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Posts Tagged ‘PV’

Linde Launches Asian R&D Center in Taiwan

Friday, September 23rd, 2016

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By Ed Korczynski, Sr. Technical Editor

Timed in coordination with SEMICON Taiwan 2016 happening in early September, The Linde Group launched a new electronics R&D Center in Taichung, Taiwan. “We had a fabulous opening, with 35 to 40 customers and 20 people from the Taiwanese government such as ITRI,” said Carl Jackson (Fig. 1), Head of Electronics, Technology and Innovation at The Linde Group, in an exclusive interview with SemiMD. This new R&D center represents an investment of approximately EUR 5m to support local customers and development partners throughout the Asia Pacific region with its state-of-the-art analytical and product development laboratory.

FIG1: Carl Jackson, Head of Electronics, Technology and Innovation, LindeGroup. (Source: The Linde Group)

Linde has dozens of labs around the world supporting different industries, all of which work in coordination with three main centers termed ‘hubs’ located in New Jersey, Munich, and Shanghai. This new electronics lab in Taichung will support customers in China, Malaysia, Singapore, South Korea, and of course Taiwan. Working closely with local research partners and customers, the new center will also support development of local supply chains and local special gases manufacturing capabilities. “Customers do prefer a local supply-chain. There are examples in China where they’re even specifying a geographical limit around their fab, and if you’re outside that limit you can’t supply the materials,” said Jackson.

As a major step in collaborating with key regional partners in Taiwan, Linde is also entering into a collaboration agreement with the Industry Technology Research Institute (ITRI) of Taiwan. Jia-Ruey Duann, the vice president of ITRI, stated, “ ITRI values the cooperation on Electronic Specialty Gases (ESG) Production & Analysis with The Linde Group, and we look forward to working together to develop new products and services that benefit Taiwan’s electronics industry.”

Supporting Asia Pacific region

The R&D Center is part of an ongoing expansion and investment in the Asia Pacific region for Linde Electronics. Last year Linde commissioned the world’s largest on-site fluorine plant to supply SK Hynix, in addition to bringing multiple new electronics project on-stream in Asia. This year Linde announced that they have been awarded multiple gas and chemical supply wins for a number of world-leading photovoltaic cell manufacturers in Southeast Asia. “We’re talking about customer-specific applications in specific market segments,” explained Jackson. “They come to us with specific problems and the purpose of this lab is to find solutions.”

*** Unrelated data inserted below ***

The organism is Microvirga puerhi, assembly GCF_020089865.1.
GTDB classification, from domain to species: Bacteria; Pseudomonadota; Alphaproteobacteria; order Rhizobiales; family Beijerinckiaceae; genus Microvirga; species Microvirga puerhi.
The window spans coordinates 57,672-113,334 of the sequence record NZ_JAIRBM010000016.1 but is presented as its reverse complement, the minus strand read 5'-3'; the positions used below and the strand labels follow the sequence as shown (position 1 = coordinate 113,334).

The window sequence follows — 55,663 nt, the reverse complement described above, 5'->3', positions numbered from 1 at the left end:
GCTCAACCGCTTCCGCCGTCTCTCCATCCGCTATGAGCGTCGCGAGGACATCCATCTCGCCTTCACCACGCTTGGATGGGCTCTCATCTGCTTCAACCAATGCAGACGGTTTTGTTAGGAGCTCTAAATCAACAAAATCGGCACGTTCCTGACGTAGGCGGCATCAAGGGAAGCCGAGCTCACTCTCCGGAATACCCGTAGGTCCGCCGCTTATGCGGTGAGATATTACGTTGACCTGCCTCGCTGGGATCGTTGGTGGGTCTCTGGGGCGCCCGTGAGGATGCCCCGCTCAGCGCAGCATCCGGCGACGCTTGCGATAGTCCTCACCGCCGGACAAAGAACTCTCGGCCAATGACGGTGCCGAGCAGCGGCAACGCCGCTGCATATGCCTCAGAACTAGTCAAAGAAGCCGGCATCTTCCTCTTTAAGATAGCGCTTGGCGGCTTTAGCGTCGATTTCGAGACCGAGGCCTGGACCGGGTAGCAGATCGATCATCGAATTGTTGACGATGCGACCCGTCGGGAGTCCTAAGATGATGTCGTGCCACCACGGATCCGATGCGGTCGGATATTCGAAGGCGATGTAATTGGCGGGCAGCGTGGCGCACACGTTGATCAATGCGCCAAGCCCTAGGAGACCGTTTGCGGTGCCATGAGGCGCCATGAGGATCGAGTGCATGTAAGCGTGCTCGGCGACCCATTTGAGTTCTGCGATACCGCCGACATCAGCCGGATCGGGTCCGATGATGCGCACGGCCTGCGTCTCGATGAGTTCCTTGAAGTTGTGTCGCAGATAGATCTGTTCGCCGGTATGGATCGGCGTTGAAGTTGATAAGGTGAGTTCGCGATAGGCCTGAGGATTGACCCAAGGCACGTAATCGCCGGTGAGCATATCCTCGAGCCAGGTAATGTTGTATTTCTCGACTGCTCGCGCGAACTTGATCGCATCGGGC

While this new lab supports manufacturing customers in LED, FPD, and PV industries, most of the demand for new materials comes from IC fabs. “Semiconductors always drive the materials focus, because it’s rare to find unique demands in the other markets,” said Jackson. “However, the scale can be much larger in the other segments, and that can drive improvements in gases used in semiconductor fabs. An example is ammonia which is used in huge volumes by LED fabs, and similarly when thin-film solar was happening there was huge demand for germane.”

Linde assists customers in realizing continuous technology progress through improvements in the ability to reduce chemical variability in existing products and in the development of new materials that are critical to support customers’ technology roadmaps. “We feel as thought we need to be better positioned to be able to support customers when they require it,” said Jackson. “Quite frankly, some materials don’t travel well. I’m not suggesting that suddenly we’ll start supplying everything locally, but this facility will help us start supplying customers throughout Asia.”

The Linde Electronics R&D Center (Fig. 2) will be used for improvement of product quality through advanced synthesis, purification, packaging and new applications development. These improvements are enabled by Linde’s advanced analytical processes and quality control systems that verify compositions and manage impurities.

FIG2: New electronics R&D center in Taichung, Taiwan will support customers throughout the Asia Pacific region. (Source: The Linde Group)

Analysis and Synthesis

“The way that we have it configured it has two distinct features that work together, but the main focus is on analysis and that’s where the main investment has been made,” explained Jackson. “We think that we probably have the most advanced lab in Asia and perhaps in the world. At least for the materials portfolio that we have we can do ‘finger-printing’ analysis, including all the trace-elements and all the metals, which is to say all the things that can potentially affect process.”

The second feature of this lab is the ability to create experimental quantities of completely new chemical and blends to meet the needs of customers working in advanced device R&D and in pilot-line production. The lab features new purification and new synthesis technologies that work on small quantities of materials. “One capability we have is to do binary- or mixed-component blends,” elaborated Jackson. “In terms of purification, we have a bench-scale set-up with absorbance and distillation, but generally that would be done somewhere else. That’s the advantage of being connected to the global network of labs.”